Merricks North, Australia

Photo: Jackalope Hotels

Victoria has quietly turned into Australia’s foodie state. Melbourne, with its mesh of cultures from around the world, was one of the original foodie cities. Attica has been on the World’s 50 Best Restaurants list since 2013. Brae, in rural Birregurra, joined it last year. Plus the Yarra Valley’s wineries are just 55 miles outside of the state’s capital. Now foodies are flocking to a new hotel on the Mornington Peninsula.

The Mornington Peninsula, located southeast of the city, has long been known as Melbourne’s weekend playground. Art enthusiasts go to McClelland Sculpture Park & Gallery and the Mornington Peninsula Regional Gallery. Nature lovers explore Point Nepean National Park, the Bushrangers Bay Walking Track, and the Peninsula Hot Springs. While wine drinkers have fallen in love with Polperro and Montalto.

Jackalope Hotel wants to be your home base for all of your Mornington Peninsula adventures. The hotel sits at the end of a long, winding driveway in what was once the Edwardian McCormick House. Willow Creek Vineyard was planted on its former grazing land. All traces of the estate’s 19th-century roots are basically gone.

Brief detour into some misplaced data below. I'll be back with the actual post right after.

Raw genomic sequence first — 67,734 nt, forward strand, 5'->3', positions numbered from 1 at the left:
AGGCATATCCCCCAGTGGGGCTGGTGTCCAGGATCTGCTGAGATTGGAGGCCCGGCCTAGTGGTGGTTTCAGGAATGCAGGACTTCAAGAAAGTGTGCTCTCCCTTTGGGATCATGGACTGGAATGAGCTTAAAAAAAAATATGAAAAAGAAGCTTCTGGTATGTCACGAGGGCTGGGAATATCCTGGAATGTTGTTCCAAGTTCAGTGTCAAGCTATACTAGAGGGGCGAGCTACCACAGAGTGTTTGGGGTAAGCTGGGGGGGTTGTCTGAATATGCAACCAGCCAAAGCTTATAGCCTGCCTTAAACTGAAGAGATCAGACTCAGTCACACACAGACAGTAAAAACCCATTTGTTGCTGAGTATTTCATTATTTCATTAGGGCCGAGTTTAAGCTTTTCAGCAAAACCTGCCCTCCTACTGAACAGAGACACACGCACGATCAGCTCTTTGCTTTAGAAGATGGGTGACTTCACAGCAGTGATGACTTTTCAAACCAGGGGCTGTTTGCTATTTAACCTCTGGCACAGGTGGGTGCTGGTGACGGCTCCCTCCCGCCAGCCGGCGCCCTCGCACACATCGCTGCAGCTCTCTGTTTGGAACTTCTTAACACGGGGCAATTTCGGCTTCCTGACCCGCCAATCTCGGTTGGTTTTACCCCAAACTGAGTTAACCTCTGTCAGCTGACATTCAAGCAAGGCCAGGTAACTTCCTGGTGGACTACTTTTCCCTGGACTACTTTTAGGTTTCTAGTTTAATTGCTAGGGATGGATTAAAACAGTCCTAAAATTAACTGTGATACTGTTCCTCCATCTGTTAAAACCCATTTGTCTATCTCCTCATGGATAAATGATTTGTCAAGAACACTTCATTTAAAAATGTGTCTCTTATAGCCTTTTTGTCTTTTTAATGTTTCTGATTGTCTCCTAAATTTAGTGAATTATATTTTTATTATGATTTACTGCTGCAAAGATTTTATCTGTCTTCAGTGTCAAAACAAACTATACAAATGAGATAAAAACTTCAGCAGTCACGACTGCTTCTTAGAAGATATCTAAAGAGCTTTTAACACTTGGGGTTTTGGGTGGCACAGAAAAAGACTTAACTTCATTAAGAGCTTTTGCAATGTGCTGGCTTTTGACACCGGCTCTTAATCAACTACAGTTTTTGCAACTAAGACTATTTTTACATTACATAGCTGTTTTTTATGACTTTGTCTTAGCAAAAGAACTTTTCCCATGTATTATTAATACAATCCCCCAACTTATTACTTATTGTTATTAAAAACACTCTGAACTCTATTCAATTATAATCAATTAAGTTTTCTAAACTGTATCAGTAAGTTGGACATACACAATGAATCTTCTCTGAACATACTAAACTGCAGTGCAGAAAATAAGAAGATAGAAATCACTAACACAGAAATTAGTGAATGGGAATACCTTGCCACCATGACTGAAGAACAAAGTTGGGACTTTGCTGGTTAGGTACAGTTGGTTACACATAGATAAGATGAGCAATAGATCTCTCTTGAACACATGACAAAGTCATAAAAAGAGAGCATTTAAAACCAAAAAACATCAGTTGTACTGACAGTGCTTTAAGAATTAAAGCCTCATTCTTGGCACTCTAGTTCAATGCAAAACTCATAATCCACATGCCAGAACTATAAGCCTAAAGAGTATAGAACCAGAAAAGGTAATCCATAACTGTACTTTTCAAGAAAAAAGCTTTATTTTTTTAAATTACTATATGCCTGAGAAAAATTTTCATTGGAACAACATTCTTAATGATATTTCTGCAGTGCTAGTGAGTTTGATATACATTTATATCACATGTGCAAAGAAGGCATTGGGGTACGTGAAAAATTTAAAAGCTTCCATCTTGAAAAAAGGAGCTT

Photo: Jackalope Hotels

In its place, a sleek, art-filled hotel opened last year. A huge jackalope (a mythological giant-horned jackrabbit) now stands at the entrance. Minimal, den-like rooms have floor-to-ceiling windows and gray-and-white palettes. Your vineyard room features a black-stone Japanese bathtub. It faces west, so you can watch the sun set over the rows of vines. So does the black infinity pool outside.

Then there’s the food and the drinks. The cocktail bar, Flaggerdoot, looks like a laboratory with its glass beakers. Its concoctions are listed as aromatic, crisp, floral (Butter Bee); citrus, fruity, refreshing (the Dirty Matador); and complex, interesting, savory (La Luchadora). Rare Hare Wine & Food Store is an open space with a wood fireplace in the center of the room and shared picnic tables.

Then Doot Doot Doot serves five-course tasting menus based on the kitchen’s garden and local producers. An homage to Alain Passard’s famous hot-cold egg, kingfish, gaufre Provençal, barramundi, and lamb are on the menu right now. They’re paired with local whites and a rosé. An Italian vermouth and a French Shiraz are the only pairings that aren’t from Australia. While, since it’s summer Down Under, mango, strongly scented tonka beans, and a glass of sparkling brut end the meal. Bubbles and surreal art in a picturesque setting are the true ways to a foodie’s heart.

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